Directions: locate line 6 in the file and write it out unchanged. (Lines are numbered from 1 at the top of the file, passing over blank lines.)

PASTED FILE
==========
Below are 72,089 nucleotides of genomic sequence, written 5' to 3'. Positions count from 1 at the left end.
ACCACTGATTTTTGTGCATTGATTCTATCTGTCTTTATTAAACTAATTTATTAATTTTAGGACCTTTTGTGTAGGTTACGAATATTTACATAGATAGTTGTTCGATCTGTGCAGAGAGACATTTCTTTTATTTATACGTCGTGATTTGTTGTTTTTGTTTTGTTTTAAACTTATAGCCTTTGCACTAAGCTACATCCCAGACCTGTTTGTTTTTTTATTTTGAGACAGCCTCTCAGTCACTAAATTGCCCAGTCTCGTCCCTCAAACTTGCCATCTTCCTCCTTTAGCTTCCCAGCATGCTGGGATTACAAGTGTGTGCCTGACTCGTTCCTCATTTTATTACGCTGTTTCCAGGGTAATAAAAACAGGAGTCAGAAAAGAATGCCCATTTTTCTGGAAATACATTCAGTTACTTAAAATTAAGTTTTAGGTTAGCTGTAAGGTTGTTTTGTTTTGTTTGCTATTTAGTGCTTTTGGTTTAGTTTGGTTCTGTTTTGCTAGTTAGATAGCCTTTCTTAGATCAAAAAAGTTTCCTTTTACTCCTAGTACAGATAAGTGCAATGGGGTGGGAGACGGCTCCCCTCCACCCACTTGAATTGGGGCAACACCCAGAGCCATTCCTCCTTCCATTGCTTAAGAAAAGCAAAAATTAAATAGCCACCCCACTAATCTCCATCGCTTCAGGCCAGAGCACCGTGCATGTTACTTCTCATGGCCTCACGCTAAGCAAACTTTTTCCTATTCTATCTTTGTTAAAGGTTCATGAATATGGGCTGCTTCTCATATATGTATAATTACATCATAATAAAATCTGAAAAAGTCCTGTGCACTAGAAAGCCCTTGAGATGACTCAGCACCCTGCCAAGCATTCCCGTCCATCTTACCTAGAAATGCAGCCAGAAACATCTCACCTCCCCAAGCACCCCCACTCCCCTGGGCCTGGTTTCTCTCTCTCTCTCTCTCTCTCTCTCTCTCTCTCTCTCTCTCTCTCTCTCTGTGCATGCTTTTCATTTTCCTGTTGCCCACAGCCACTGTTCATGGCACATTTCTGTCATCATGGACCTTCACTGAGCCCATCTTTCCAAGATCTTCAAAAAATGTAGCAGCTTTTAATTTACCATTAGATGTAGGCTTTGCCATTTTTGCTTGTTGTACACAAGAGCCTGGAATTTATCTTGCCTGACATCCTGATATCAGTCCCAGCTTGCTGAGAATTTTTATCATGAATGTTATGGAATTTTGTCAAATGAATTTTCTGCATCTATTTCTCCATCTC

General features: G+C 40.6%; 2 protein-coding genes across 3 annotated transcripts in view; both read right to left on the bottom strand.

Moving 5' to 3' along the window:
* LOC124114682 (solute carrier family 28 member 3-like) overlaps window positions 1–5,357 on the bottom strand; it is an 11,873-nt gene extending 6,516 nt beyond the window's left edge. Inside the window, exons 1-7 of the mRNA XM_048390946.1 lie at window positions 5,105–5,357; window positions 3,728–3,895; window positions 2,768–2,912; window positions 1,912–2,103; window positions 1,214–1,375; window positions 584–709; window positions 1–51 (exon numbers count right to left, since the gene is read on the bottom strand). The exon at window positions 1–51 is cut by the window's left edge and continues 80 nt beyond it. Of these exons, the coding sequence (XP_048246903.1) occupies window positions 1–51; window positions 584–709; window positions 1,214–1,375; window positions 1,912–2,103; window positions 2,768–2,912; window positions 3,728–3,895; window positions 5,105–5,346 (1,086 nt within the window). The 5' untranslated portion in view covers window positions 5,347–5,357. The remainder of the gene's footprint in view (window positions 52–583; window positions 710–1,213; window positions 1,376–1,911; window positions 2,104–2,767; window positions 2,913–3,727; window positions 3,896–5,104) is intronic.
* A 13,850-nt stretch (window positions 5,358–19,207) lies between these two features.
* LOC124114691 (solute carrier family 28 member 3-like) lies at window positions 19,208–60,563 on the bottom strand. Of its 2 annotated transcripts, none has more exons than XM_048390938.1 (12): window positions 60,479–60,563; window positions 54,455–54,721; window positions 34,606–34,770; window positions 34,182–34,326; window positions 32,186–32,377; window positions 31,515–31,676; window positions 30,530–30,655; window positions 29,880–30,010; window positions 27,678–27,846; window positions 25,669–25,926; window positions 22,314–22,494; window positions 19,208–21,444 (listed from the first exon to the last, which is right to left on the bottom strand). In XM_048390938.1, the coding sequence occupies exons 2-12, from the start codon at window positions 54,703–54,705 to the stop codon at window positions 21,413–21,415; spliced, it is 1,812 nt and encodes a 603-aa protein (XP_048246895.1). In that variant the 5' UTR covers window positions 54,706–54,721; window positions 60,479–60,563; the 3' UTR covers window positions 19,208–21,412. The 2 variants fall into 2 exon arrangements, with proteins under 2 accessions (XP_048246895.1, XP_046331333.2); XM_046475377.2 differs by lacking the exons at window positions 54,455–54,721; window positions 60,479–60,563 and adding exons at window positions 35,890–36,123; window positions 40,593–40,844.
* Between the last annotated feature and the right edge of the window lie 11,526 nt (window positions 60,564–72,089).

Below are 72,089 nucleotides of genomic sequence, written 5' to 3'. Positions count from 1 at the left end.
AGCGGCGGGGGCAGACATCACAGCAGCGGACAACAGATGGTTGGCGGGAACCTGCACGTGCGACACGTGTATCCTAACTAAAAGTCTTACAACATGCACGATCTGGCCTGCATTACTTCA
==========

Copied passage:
* A 13,850-nt stretch (window positions 5,358–19,207) lies between these two features.